If you haven’t read yesterday’s post yet, I suggest you check it out before you read this one, as it explains why I’m doing things differently this week.

Today, Tuesday, April 9, 2013, I’ll be a guest blogger at Feminism and Religion, hosted by Gina Messina-Dysert.  The title of my post is Incarnating the Mystery with Psychological Awareness. Click here for the link.  Here’s the address in case there’s a glitch in the system:

Remember, don’t get discouraged if my post isn’t up when you go there. Just try again later.  Time zones are obviously an issue so we asked the blog hosts to try to publish by 8 A.M. Eastern Standard Time (US). Some may get an earlier start, however.

Don’t forget about the give-away at my website at  You’ll find an explanation and description of the “prizes” there!

I hope you enjoyed my guest post at Cheryl’s Jung at Heart blog yesterday.  If you haven’t stopped by yet, you can probably go today and for several days to come. But if she moves it to the archives, just check the address from yesterday’s post and you’ll still be able to find it.  Enjoy.



My Blog Tour April 8, 2013

jeanie&WilburTo follow up on my dream from last time, I just wanted you to know that I’m back from the Wilbur awards banquet and all went well!  I didn’t forget anything, my luggage didn’t get lost, my hair cooperated, and my dress was just right!!   The program, which included clips and readings from the winning pieces, was fascinating. Oprah won awards for two extraordinary shows,  and other winners were CNN, CBS, the Huffington Post, and the Christian Science Monitor.  I had a lovely talk with prolific author Richard Paul Evans who won a Wilbur for his fiction book, A Winter’s Dream, and plan to check it out. The RCC is a marvelous organization and you can see all the award winners on this link to the event.  Thank you again to the RCC.  Winning this award is a true honor.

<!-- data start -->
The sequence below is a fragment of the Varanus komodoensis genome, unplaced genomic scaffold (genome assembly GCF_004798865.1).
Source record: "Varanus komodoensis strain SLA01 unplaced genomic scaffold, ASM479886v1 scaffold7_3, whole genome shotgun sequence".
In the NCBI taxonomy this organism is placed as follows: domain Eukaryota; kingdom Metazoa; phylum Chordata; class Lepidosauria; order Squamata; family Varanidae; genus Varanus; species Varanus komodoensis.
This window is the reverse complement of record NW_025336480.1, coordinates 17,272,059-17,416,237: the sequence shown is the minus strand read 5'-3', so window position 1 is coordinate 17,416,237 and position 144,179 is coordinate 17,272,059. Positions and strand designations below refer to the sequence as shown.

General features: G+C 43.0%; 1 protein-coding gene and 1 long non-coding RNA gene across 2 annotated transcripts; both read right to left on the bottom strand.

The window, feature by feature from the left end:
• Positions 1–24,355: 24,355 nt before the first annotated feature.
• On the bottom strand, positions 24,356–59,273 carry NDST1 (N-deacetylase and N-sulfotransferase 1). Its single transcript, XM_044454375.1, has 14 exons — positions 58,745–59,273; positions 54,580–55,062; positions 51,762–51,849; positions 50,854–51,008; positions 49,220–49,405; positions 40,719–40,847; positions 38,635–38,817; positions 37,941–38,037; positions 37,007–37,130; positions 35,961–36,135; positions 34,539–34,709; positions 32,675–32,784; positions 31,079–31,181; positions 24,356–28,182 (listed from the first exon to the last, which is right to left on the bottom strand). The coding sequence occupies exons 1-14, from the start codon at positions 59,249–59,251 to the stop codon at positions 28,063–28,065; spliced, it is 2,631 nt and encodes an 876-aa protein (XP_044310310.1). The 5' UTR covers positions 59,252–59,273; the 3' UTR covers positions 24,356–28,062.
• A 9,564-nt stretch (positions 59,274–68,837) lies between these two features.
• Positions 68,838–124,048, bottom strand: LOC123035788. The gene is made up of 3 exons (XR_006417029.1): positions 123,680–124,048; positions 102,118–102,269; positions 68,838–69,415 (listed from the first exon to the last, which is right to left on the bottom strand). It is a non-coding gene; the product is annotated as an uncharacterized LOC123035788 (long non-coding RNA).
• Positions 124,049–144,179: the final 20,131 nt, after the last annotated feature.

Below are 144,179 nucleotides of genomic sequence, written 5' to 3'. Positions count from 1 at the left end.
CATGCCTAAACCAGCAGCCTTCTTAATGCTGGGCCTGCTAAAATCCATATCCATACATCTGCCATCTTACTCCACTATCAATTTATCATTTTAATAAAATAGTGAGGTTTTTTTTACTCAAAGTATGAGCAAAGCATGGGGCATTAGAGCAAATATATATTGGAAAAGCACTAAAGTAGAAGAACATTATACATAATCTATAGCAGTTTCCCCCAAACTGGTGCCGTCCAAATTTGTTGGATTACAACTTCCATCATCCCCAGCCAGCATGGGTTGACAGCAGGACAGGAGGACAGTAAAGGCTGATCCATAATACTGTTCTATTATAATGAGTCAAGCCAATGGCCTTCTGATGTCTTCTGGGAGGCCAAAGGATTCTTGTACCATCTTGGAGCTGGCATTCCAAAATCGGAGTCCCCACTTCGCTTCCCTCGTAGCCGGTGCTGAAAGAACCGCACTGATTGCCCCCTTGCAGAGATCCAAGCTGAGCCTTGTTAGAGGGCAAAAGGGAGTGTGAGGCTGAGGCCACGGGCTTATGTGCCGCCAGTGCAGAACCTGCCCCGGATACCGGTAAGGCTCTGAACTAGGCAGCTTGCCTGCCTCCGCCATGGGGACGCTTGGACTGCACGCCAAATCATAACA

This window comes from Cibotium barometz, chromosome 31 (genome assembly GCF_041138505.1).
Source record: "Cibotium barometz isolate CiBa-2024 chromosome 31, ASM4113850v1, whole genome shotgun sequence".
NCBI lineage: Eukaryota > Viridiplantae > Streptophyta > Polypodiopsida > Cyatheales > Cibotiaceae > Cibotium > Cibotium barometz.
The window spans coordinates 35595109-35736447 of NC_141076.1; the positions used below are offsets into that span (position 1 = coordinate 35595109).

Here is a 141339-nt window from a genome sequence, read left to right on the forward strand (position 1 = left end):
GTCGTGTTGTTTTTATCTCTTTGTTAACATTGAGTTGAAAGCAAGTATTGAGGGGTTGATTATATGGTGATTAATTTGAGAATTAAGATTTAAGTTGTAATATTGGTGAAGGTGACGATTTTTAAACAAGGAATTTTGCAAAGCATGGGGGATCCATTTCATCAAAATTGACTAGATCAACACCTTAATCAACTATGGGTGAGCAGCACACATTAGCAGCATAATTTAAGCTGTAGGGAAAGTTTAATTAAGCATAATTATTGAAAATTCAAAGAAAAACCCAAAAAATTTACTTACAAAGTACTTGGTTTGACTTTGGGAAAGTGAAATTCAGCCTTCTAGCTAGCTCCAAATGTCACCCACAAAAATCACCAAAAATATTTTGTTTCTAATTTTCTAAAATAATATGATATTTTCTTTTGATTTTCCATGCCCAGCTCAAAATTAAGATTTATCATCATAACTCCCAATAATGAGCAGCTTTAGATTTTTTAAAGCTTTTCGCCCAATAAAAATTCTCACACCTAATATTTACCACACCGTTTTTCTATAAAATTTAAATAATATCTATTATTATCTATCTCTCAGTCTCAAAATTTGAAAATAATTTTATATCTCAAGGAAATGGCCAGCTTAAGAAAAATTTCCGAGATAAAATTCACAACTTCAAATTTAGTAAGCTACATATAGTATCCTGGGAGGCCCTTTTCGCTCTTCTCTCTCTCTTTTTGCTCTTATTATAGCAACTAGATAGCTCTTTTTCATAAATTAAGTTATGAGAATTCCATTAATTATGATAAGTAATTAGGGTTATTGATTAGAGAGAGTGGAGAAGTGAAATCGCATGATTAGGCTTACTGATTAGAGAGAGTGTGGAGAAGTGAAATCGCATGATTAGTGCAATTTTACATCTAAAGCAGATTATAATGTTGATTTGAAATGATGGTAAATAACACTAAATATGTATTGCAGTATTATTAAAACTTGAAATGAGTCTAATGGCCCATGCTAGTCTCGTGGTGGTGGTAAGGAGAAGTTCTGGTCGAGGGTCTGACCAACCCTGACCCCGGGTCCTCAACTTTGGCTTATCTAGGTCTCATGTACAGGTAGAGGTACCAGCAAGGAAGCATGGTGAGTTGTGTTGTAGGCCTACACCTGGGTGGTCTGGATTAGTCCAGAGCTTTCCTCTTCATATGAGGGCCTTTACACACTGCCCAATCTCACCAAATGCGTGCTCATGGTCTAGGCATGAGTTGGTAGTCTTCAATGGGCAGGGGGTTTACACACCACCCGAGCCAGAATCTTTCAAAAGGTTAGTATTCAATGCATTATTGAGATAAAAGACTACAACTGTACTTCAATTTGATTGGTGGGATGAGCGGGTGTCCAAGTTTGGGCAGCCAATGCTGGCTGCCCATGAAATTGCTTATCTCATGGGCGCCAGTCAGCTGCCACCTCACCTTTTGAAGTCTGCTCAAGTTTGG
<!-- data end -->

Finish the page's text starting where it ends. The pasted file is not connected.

I’ll be doing something different on Matrignosis this week. For the last few weeks I’ve been preparing guest posts for five different blogs for a week-long virtual blog tour. One new post will appear on a different blog each week day starting today.  They should be published by 8:00 AM (U.S. Eastern Standard Time). After that they’ll remain in the archives.